February 5, 1999
It was just before the French Revolution, that Marie Antoinette is supposed to have told her countrymen, “If you don’t have bread, eat cake”. This typified the callous approach of the then French rulers and their pathetic understanding of how the common man lived. We, in Maharashtra, are recreating history, but in our own mould. Exponents of Hindu Rashtra and Swadeshi may be offended if you say they were imitating the French of an earlier era. But this, essentially, is what the Shiv Sena-Bharatiya Janata Party (BJP) coalition government is doing.
The state government is faced with serious problems on the financial front. Its treasury is empty. Contractors on several irrigation works manhandled officers and abused them in the choicest Marathi while seeking payments for pending bills. Several grant-in-aid institutions have not received grants. The government has defaulted on the guarantees for overdue loans worth Rs 250 crore given by the all India financial institutions to the co-operative sugar factoriesand spinning mills. Large cuts have been announced in the Annual Plan and non-Plan expenditure. The burden of subsidies given each year through the state government and its public sector undertakings has reached a staggering figure of Rs 9,000 crore. Inevitably, the credit rating of the state government has been downgraded by the Credit Rating Information Services of India due to the rising revenue and fiscal deficit and reliance on market borrowings for financing Plan outlays.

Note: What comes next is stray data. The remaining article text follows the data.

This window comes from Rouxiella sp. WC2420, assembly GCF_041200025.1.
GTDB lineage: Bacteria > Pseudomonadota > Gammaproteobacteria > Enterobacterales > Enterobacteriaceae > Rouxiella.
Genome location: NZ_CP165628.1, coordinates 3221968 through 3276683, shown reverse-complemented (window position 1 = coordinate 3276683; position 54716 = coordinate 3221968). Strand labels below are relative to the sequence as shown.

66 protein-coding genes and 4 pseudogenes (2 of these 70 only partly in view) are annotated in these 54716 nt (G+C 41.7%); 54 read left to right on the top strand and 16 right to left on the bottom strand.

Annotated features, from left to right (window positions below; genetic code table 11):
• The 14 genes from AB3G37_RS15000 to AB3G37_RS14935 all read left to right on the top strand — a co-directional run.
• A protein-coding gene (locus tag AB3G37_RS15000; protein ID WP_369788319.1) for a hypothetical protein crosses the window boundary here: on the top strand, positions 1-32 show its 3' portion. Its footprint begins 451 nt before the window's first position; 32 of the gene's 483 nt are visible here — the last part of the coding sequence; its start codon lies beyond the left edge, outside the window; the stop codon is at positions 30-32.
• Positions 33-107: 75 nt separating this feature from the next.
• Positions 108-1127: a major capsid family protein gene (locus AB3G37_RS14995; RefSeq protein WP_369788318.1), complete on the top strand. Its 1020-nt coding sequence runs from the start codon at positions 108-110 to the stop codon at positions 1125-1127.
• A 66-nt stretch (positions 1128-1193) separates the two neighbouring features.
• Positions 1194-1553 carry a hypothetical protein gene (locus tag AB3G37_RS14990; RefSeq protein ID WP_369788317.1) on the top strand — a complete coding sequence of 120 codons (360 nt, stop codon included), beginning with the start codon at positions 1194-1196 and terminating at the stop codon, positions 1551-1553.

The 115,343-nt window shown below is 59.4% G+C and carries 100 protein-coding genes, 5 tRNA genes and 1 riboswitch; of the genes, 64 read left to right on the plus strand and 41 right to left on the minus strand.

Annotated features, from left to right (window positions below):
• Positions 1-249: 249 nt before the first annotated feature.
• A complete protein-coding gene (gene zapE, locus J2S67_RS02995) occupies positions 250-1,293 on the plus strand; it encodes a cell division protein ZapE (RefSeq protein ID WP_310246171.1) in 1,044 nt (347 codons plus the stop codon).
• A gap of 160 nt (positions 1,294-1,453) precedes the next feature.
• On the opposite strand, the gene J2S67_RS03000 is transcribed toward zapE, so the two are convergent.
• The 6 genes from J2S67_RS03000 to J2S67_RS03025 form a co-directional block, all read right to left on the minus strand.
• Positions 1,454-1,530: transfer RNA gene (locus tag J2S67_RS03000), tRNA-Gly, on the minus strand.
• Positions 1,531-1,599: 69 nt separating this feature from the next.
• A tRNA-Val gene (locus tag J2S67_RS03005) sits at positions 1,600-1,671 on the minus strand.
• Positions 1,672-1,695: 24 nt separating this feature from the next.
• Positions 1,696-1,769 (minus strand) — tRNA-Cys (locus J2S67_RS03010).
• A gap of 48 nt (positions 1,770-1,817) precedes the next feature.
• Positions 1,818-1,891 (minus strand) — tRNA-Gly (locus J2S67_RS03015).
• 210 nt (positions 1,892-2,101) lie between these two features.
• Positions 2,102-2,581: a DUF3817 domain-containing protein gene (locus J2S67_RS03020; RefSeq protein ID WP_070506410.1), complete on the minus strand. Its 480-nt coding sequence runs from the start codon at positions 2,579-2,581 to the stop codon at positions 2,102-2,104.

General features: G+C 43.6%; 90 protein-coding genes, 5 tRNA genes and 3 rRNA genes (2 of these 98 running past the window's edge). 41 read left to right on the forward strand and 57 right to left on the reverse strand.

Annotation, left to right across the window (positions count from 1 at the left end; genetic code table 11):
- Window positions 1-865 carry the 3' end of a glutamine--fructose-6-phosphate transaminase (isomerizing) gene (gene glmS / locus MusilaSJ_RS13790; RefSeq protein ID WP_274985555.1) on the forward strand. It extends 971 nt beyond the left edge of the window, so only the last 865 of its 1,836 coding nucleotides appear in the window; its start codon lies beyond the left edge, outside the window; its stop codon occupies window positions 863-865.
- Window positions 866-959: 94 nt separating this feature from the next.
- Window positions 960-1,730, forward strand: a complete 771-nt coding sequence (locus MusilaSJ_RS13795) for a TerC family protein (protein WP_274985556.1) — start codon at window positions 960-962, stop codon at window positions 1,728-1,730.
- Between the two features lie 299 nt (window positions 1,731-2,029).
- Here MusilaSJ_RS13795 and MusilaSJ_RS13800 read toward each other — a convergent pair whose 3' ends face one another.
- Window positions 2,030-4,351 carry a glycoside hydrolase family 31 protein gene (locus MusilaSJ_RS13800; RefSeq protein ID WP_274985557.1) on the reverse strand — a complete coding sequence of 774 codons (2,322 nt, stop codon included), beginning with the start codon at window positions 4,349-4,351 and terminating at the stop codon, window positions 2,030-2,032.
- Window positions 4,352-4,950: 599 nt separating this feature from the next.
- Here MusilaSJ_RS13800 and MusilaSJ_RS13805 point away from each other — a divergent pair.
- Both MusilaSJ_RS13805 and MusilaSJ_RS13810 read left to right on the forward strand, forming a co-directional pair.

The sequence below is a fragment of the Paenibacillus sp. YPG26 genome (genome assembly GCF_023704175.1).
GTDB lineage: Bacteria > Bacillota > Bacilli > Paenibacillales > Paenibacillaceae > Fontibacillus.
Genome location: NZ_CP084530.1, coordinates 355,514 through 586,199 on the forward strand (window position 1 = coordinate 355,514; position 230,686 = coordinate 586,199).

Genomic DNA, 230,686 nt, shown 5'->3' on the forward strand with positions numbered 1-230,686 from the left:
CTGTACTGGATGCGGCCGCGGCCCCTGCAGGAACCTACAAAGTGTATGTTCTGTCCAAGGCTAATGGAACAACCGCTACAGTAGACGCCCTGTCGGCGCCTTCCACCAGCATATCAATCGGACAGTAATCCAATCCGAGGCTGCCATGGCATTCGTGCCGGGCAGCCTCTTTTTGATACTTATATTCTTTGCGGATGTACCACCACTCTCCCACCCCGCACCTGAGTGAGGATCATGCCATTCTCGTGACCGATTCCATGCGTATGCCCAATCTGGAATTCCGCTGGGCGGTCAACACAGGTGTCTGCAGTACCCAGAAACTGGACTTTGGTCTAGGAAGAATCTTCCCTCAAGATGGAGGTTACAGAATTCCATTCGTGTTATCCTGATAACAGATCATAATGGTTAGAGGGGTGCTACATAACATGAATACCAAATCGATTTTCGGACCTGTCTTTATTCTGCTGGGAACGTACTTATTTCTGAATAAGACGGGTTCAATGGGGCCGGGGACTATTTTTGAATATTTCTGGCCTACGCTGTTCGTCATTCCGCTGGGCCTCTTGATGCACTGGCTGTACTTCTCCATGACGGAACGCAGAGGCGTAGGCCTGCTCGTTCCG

One would have expected any responsible government to take steps to set its house in order. But the Maharashtra government is intent on blazing a new trail. It is actually giving up revenue by announcing a series of tax and non-tax concessions. Only a few are discussed here. The discretionary powers of the state government to grant entertainment tax exemption to movies, which uphold wholesome values but are not likely to succeed commercially, has been grossly misused for obvious political and extraneous considerations. Evenblock-buster Hollywood and Bollywood films have been given such exemptions, resulting in the government losing crores.
Luxury hotels in Mumbai got a bonanza of over Rs 100 crore by way of a waiver of the charges for the extra floor space index (FSI) granted to them. In its generosity, the state government also announced that those hotels which had paid the charges according to the erstwhile policy would get a refund of the excess amount. Permitting additional FSI is like giving land in Mumbai, and that too at a concessional price.